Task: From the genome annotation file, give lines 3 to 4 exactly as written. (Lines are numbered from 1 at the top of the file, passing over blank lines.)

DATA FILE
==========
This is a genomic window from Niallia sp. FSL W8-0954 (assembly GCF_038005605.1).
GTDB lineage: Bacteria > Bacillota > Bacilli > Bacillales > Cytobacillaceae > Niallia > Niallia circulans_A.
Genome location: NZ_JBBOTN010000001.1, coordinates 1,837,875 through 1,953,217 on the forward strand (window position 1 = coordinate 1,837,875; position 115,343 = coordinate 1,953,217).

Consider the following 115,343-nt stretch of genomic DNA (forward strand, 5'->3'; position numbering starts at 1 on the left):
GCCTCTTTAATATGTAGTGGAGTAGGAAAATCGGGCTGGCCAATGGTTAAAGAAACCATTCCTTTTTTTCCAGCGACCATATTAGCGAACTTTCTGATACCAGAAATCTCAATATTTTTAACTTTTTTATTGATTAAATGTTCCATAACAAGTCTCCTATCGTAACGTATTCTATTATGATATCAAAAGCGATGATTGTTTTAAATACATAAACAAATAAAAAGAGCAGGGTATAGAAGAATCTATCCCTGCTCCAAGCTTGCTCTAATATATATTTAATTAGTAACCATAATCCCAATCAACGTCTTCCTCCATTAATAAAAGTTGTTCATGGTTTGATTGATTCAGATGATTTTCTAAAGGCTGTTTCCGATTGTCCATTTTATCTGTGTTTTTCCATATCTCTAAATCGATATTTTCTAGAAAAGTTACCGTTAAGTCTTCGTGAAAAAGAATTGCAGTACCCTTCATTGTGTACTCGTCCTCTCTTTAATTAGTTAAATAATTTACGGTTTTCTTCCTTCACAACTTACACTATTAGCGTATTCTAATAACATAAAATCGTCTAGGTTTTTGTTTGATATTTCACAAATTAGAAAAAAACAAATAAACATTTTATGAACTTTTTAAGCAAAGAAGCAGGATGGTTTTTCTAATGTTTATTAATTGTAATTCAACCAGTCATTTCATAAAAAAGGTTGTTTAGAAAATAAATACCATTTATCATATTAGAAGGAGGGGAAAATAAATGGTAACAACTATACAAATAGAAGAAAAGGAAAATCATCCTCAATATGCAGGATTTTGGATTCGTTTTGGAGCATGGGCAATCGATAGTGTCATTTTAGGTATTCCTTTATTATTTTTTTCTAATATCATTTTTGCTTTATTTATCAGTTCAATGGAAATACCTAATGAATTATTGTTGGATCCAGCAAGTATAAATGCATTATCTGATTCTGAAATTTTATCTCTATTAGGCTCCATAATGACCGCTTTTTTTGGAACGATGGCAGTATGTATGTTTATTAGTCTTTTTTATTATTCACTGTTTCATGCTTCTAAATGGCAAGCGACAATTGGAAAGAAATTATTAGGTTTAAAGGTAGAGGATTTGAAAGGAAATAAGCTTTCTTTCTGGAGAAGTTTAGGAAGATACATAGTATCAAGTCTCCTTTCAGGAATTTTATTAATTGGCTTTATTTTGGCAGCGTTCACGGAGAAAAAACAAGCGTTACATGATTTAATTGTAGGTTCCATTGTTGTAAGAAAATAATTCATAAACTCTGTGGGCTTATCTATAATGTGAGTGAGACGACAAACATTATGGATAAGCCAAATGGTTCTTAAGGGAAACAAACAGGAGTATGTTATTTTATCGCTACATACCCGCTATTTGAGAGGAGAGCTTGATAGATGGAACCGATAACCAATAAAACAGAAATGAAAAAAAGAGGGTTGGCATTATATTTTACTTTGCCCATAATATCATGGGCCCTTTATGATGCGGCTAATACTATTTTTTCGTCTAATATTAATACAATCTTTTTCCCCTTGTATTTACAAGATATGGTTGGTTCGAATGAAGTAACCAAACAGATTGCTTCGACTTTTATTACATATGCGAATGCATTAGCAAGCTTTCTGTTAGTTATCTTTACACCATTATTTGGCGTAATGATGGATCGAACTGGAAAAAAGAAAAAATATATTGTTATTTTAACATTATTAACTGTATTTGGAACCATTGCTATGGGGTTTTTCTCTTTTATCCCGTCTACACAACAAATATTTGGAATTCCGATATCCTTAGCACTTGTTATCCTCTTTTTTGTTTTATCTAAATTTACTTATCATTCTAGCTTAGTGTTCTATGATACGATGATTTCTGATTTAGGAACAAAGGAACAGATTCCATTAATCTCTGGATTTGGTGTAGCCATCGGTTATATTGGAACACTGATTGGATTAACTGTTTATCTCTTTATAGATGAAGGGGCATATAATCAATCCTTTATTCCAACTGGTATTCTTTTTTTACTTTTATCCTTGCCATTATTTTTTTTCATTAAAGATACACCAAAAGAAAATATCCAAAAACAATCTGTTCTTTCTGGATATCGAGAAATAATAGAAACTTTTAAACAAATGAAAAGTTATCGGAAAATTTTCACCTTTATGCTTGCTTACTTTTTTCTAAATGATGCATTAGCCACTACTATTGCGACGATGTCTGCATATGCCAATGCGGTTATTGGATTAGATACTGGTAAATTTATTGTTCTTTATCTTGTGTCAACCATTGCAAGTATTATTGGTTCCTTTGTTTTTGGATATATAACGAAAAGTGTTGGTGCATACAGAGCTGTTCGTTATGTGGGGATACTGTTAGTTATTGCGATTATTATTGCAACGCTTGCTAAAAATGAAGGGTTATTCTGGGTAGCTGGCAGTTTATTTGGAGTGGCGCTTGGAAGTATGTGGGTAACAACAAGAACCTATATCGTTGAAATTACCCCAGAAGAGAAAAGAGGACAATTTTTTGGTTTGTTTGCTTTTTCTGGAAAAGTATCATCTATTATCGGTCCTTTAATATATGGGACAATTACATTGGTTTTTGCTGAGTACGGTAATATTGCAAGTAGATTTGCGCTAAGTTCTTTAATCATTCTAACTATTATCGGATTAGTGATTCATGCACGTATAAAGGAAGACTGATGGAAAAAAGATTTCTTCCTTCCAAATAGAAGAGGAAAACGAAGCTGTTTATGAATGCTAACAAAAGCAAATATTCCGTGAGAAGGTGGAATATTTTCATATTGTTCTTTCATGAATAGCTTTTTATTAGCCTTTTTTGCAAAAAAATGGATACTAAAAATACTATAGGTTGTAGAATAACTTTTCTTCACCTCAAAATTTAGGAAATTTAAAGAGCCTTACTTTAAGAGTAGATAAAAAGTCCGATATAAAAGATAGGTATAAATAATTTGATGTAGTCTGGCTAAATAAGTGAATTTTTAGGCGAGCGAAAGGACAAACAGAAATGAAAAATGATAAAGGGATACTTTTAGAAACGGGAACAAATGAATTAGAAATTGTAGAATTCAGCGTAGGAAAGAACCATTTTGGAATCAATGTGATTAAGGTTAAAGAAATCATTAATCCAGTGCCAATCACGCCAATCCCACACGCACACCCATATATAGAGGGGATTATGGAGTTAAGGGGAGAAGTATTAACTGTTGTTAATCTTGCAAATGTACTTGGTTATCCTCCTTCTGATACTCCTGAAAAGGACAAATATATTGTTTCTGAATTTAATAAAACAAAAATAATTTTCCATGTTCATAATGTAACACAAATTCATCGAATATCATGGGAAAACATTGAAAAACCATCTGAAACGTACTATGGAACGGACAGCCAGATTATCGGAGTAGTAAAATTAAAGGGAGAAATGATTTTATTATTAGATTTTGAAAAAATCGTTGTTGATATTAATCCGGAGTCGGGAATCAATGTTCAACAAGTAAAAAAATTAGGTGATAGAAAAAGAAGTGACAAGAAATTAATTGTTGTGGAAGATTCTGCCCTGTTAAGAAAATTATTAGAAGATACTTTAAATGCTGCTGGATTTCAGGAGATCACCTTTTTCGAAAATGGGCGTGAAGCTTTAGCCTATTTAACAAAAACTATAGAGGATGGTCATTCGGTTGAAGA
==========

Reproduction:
Genome location: NZ_JBBOTN010000001.1, coordinates 1,837,875 through 1,953,217 on the forward strand (window position 1 = coordinate 1,837,875; position 115,343 = coordinate 1,953,217).

Consider the following 115,343-nt stretch of genomic DNA (forward strand, 5'->3'; position numbering starts at 1 on the left):